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  • February 9, 2015
  • 01:30 PM
  • 924 views

Slime mould and researcher set to play piano duet

by GrrlScientist in Maniraptora

SUMMARY: A single-celled organism will perform a piano duet with a computer musician at Plymouth University on 1 March 2015. The public is invited. ... Read more »

Nakagaki Toshiyuki, Yamada Hiroyasu, & Tóth Ágota. (2000) Intelligence: Maze-solving by an amoeboid organism. Nature, 407(470). DOI: 10.1038/35035159  

Saigusa Tetsu, Toshiyuki Nakagaki, & Yoshiki Kuramoto. (2008) Amoebae Anticipate Periodic Events. Physical Review Letters, 100(1). DOI: http://dx.doi.org/10.1103/physrevlett.100.018101  

Miranda Eduardo R. , Adamatzky Andrew, & Jones Jeff . (2011) Sounds Synthesis with Slime Mould of Physarum polycephalum. Journal of Bionic Engineering, 107-113. arXiv: 1212.1203

  • February 8, 2015
  • 03:11 PM
  • 496 views

‘Virtual virus’ unfolds the flu on a CPU

by Dr. Jekyll in Lunatic Laboratories

The flu virus can be pretty nasty — it’s quick to evolve — which means yearly flu shots are needed and then it’s only a guess to which strain will be the most prevalent. Well new research aims to change all that, by combining experimental data from X-ray crystallography, NMR spectroscopy, cryoelectron microscopy and lipidomics (the study of cellular lipid networks), researchers have built a complete model of the outer envelope of an influenza A virion for the first time. So would that make it a computer virus, virus?... Read more »

Reddy, T., Shorthouse, D., Parton, D., Jefferys, E., Fowler, P., Chavent, M., Baaden, M., & Sansom, M. (2015) Nothing to Sneeze at: A Full-Scale Computational Model of the Human Influenza Virion. Biophysical Journal, 108(2), 31. DOI: 10.1016/j.bpj.2014.11.195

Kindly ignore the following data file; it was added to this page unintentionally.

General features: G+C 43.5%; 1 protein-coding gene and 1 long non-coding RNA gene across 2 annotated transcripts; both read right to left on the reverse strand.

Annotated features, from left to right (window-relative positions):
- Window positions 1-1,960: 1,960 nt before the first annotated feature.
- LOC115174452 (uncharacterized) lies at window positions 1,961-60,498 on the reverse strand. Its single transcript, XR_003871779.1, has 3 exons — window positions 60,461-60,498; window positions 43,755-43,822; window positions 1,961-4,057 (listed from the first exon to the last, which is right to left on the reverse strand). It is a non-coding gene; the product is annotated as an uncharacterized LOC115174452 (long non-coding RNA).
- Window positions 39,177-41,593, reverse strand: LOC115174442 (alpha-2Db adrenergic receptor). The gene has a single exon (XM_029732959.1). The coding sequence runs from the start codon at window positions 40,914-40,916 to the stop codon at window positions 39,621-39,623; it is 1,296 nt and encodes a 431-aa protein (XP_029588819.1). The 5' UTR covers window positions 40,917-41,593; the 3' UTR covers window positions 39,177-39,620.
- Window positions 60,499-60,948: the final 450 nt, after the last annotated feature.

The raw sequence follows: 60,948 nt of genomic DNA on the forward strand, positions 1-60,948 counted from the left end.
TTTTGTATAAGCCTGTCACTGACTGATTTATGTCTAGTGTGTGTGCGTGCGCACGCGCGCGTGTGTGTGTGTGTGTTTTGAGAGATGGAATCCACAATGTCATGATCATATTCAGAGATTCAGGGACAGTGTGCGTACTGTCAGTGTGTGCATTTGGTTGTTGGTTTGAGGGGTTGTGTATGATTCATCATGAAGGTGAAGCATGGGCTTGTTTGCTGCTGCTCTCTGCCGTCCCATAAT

• February 6, 2015
  • 08:34 AM
  • 919 views

Why do we have music? Can one trace the origins of musicality?

by Henkjan Honing in Music Matters

Why do we have music? And what enables us to perceive, appreciate and make music? The search for a possible answer to these and other questions forms the backdrop to a soon-to-be released theme issue of Philosophical Transactions, which deals with the subject of musicality. An initiative of Henkjan Honing, professor of Music Cognition at the University of Amsterdam (UvA), this theme issue will see Honing and fellow researchers present their most important empirical results and offer a joint research agenda with which to identify the biological and cognitive basis of musicality. ... Read more »

Honing, H., ten Cate, C., Peretz, I., & Trehub, S. (2015) Without it no music: cognition, biology and evolution of musicality. Philosophical Transactions of the Royal Society B: Biological Sciences, 370(1664), 20140088-20140088. DOI: 10.1098/rstb.2014.0088  

Gingras, B., Honing, H., Peretz, I., Trainor, L., & Fisher, S. (2015) Defining the biological bases of individual differences in musicality. Philosophical Transactions of the Royal Society B: Biological Sciences, 370(1664), 20140092-20140092. DOI: 10.1098/rstb.2014.0092  

Fitch, W. (2015) Four principles of bio-musicology. Philosophical Transactions of the Royal Society B: Biological Sciences, 370(1664), 20140091-20140091. DOI: 10.1098/rstb.2014.0091  

Hoeschele, M., Merchant, H., Kikuchi, Y., Hattori, Y., & ten Cate, C. (2015) Searching for the origins of musicality across species. Philosophical Transactions of the Royal Society B: Biological Sciences, 370(1664), 20140094-20140094. DOI: 10.1098/rstb.2014.0094